While American Jews haven’t been looking — or have been looking in the wrong places — Jewish pluralism in Israel is booming.
Israeli Finance Minister Yair Lapid ordered the transfer of more than $13 million to a foundation to assist Holocaust survivors.
Prime Minister Benjamin Netanyahu introduced his new government during a Knesset plenum session.
Israeli Prime Minister Benjamin Netanyahu told President Shimon Peres that he formed a government coalition.
Israel's new housing minister said on Sunday that Prime Minister Benjamin Netanyahu's incoming cabinet would keep expanding Jewish settlements to the same extent as his previous government.
Israeli Prime Minister Benjamin Netanyahu and potential coalition partners Yair Lapid and Naftali Bennett successfully crossed the last hurdle in talks on forming a new government, which may be presented on Sunday, Israeli media reported.
A former TV anchor whose upstart political party was the biggest surprise in Israel's January election was named finance minister on Friday as a coalition deal was signed, his spokesman said.
Prime Minister Benjamin Netanyahu clinched deals for a coalition government on Thursday reflecting a shift to the center in Israel and a domestic agenda that has shunted peacemaking with Palestinians to the sidelines.
The Likud party, citing what it called "excessive demands" from Yesh Atid, threatened to launch government coalition negotiations with the Charedi Orthodox parties.
He’s had to bite a few bullets to get there, but Israeli Prime Minister Benjamin Netanyahu will lead Israel’s next government.
When he emerged bruised but unbeaten following the Jan. 22 elections, Israeli Prime Minister Benjamin Netanyahu faced some tough choices.
Israeli Prime Minister Benjamin Netanyahu called for Israeli political parties to "come together and unite our forces," hours after being granted an extension to form a new government.
Israeli Prime Minister Benjamin Netanyahu will meet with President Shimon Peres to request an extension in forming a government.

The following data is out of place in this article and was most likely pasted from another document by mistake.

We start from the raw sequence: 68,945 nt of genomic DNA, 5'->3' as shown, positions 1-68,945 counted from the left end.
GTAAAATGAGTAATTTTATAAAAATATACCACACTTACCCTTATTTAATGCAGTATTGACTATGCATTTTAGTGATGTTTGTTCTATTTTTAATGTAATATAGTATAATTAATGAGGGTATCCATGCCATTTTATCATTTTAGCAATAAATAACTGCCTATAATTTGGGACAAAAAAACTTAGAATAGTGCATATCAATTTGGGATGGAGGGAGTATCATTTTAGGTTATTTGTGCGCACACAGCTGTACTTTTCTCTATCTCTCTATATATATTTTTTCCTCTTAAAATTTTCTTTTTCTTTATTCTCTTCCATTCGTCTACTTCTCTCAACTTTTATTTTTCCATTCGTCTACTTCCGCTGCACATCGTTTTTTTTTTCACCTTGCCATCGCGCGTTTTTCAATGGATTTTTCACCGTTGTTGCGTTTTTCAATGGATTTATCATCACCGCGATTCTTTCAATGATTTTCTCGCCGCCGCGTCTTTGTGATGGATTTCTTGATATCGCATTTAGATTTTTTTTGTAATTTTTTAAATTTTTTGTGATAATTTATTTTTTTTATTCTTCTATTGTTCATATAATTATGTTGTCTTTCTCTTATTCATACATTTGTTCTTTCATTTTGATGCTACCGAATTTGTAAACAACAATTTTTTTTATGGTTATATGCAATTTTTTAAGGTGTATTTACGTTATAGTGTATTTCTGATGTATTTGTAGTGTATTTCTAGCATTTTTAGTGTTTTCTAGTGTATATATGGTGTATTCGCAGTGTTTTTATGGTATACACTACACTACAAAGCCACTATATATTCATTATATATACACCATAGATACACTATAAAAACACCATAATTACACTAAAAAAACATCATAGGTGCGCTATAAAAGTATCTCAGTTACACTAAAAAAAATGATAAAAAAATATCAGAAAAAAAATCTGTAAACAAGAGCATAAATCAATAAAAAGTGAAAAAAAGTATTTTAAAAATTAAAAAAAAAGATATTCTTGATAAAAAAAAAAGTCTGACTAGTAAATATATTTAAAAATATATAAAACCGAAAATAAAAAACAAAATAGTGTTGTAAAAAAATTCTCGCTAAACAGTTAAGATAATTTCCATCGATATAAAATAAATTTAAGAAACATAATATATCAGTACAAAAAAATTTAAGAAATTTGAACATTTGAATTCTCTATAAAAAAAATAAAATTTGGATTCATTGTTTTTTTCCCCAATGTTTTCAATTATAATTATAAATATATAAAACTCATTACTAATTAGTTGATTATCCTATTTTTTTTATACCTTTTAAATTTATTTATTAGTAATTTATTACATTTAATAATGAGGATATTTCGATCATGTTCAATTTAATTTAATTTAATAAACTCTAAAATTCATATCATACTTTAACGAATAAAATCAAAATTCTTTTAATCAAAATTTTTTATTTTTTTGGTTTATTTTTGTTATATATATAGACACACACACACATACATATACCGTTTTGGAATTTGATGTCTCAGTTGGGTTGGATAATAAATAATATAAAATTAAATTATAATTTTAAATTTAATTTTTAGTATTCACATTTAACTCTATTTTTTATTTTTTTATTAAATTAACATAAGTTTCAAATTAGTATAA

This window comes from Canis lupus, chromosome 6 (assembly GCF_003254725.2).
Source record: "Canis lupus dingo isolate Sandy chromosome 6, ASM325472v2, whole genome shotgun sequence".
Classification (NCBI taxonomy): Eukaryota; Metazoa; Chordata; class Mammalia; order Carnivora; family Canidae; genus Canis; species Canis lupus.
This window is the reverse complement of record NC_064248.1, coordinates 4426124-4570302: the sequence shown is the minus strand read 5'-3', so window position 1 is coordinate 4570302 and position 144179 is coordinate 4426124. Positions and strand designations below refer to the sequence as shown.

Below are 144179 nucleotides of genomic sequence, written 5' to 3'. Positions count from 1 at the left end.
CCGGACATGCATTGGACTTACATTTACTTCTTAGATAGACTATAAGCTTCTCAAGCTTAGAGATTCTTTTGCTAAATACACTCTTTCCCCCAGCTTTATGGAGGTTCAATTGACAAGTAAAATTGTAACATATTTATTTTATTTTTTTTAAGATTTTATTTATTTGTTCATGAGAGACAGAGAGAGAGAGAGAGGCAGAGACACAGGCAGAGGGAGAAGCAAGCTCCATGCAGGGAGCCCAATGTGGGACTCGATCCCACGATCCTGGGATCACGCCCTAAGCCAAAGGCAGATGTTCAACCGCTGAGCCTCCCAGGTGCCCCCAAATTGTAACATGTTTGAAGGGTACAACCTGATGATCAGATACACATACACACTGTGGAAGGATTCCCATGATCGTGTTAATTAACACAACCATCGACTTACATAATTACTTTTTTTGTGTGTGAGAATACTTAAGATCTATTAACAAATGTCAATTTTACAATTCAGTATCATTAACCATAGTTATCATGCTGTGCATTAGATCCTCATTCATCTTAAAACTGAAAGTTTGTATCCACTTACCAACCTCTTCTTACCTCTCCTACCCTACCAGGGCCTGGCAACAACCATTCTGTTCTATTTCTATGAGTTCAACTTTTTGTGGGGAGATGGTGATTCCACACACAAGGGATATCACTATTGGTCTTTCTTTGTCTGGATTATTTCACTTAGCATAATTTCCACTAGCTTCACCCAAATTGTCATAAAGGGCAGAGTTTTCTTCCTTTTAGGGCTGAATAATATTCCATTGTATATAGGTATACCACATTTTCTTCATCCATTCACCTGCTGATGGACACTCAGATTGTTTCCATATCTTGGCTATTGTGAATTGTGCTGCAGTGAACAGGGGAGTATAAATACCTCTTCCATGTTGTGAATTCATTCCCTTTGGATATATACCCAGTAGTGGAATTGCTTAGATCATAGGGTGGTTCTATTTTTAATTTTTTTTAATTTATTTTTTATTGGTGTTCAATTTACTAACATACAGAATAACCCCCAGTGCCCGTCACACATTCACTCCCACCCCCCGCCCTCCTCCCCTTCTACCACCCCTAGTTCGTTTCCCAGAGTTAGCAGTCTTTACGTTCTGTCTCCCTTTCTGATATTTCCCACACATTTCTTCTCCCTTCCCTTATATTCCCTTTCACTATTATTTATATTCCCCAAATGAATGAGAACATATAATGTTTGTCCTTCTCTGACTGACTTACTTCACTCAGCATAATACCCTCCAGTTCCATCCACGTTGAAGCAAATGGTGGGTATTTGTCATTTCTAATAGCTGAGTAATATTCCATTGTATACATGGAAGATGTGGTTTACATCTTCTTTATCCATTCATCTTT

Prime Minister Benjamin Netanyahu met on Thursday with Yair Lapid, the surprise runner-up in an election last month, to try to draw him into a broad government that could bridge Israel's religious divide.
Israeli President Shimon Peres received the official results of the elections for the 19th Knesset.
Last week’s Israeli election saw a major shakeup in the country's government, with 53 new members elected to its parliament, the Knesset. Some already have received wide attention, including Yair Lapid, the middle class-focused chairman of Yesh Atid; Naftali Bennett, the high-tech entrepreneur who chairs the new Jewish Home party; technocrat Yair Shamir, Yisrael Beiteinu’s No. 2; and Moshe Feiglin, the nationalist settler who finally landed a Knesset seat with the ruling Likud Party. Though lesser known, many of the other new faces in the Knesset are no less interesting. Meet five of them: a woman with a doctorate in Talmud, an Ethiopian immigrant, a mother of 11 from Hebron, a socially conscious venture capitalist and an American-born rabbi.
This week’s election in Israel was a watershed -- but not in the ways you might think. In almost every election cycle, the campaign has been about one thing. To adapt James Carville’s famous adage: It’s about security, stupid.
Israel's next government must heed voters and devote itself to bread-and-butter issues, not thorny foreign policy problems such as Iran's nuclear plans and the Palestinian conflict, senior politicians said on Thursday.
Here are a few thoughts (scroll down for my personal commitment) in the immediate aftermath of tonight’s election results per the exit polls (results may change over coming 24 hours. As you can see every MK can tilt the balance:
Initial Israeli exit polls show the combined Likud-Yisrael Beiteinu ticket won the highest vote total while the new center-left Yesh Atid unexpectedly came in second.
The story of the upcoming Israeli elections, which will take place on Jan. 22, can be written in many different ways. One is with an eye to the small numbers, a story of preserving the political status quo: Back in 2009, the Kadima Party got 28 mandates.